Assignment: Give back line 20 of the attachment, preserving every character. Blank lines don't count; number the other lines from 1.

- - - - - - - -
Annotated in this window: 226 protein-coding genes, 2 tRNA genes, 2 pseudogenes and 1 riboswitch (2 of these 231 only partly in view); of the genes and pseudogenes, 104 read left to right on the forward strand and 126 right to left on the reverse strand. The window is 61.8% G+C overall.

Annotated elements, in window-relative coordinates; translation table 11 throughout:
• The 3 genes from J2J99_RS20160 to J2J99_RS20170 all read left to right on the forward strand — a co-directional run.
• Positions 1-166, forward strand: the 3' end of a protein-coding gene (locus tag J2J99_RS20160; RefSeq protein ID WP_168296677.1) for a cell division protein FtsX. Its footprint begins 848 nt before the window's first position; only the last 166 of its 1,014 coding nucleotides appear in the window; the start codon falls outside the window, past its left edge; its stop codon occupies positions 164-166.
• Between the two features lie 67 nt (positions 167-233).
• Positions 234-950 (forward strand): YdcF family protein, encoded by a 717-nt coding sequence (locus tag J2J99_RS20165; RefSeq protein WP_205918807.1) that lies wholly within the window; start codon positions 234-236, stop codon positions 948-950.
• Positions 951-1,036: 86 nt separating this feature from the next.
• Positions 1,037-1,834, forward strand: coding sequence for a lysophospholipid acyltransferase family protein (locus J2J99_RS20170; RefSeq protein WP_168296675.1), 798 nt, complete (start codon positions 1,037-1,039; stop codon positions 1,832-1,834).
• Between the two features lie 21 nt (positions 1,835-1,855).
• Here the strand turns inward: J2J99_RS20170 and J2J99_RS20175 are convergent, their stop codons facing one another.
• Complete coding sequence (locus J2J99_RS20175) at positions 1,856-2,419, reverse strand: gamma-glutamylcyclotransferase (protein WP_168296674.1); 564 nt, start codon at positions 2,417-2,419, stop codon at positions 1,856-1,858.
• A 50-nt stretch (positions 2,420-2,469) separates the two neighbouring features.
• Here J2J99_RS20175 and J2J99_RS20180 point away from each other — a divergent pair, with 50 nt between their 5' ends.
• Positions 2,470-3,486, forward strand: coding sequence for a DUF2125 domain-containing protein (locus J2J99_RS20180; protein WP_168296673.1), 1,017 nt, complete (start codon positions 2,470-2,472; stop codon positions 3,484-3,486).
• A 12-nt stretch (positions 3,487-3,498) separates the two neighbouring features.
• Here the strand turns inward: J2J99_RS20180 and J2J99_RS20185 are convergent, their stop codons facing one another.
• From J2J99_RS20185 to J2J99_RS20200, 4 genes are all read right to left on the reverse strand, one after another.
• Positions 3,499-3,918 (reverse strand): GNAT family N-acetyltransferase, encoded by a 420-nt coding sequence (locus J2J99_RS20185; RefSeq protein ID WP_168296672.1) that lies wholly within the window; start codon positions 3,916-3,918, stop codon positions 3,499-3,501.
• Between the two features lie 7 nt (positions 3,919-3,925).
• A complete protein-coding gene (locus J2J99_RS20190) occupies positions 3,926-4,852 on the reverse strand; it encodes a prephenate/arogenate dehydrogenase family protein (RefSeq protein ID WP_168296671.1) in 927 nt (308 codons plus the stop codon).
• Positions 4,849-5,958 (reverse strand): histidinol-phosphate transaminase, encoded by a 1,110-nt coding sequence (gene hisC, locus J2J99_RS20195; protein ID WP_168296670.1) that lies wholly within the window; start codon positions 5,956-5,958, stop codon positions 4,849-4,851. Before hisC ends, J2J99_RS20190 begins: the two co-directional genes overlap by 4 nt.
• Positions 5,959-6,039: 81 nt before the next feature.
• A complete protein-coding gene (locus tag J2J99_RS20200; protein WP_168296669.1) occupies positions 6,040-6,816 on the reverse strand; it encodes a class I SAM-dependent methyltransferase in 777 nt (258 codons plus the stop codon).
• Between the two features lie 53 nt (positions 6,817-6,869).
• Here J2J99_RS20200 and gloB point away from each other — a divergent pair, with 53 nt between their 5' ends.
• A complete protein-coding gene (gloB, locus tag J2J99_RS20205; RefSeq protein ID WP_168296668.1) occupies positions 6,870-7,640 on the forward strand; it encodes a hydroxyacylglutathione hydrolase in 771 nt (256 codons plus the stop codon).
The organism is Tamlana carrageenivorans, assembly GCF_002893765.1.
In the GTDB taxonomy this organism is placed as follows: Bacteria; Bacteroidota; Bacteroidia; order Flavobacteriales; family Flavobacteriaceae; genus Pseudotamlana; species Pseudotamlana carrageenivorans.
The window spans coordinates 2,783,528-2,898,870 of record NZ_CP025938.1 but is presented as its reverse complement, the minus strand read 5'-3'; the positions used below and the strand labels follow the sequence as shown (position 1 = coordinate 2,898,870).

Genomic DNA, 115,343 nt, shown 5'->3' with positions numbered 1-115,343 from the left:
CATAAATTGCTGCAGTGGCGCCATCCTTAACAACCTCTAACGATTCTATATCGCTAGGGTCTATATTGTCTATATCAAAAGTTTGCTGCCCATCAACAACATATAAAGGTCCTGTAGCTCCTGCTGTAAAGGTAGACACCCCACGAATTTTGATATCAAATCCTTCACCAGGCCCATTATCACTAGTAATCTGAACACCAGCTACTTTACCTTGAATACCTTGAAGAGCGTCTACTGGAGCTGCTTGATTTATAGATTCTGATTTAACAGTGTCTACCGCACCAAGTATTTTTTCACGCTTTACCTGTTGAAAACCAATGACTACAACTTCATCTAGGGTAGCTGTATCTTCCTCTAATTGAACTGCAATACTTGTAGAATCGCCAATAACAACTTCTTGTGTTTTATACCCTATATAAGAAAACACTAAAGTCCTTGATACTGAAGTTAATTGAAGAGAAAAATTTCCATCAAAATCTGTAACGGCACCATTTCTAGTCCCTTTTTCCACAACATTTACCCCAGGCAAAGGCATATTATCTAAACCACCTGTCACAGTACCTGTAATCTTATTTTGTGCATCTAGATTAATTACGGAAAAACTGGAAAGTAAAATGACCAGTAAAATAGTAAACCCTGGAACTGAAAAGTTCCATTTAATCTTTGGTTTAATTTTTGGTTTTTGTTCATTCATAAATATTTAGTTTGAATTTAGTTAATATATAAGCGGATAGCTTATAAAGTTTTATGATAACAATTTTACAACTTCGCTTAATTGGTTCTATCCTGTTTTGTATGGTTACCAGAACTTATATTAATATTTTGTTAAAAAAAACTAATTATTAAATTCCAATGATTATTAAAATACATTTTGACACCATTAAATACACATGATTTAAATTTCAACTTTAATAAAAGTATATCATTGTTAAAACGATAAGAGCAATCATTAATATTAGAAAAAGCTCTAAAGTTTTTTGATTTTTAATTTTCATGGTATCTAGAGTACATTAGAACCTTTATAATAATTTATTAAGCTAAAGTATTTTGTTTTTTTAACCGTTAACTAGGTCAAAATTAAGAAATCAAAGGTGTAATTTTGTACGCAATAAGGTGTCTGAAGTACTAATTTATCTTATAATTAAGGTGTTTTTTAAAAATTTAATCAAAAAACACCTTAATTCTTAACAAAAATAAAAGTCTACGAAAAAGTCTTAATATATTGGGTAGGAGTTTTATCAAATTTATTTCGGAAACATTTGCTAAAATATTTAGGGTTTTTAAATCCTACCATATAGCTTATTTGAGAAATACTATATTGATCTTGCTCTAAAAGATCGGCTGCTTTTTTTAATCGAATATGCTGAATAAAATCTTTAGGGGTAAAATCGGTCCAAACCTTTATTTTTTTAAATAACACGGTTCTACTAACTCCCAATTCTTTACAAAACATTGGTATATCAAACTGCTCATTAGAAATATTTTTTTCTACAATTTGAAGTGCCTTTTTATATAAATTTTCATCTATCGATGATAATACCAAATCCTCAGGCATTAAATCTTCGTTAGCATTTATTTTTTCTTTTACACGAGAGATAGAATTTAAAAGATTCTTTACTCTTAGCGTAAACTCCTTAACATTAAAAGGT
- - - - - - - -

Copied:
• A complete protein-coding gene (locus J2J99_RS20190) occupies positions 3,926-4,852 on the reverse strand; it encodes a prephenate/arogenate dehydrogenase family protein (RefSeq protein ID WP_168296671.1) in 927 nt (308 codons plus the stop codon).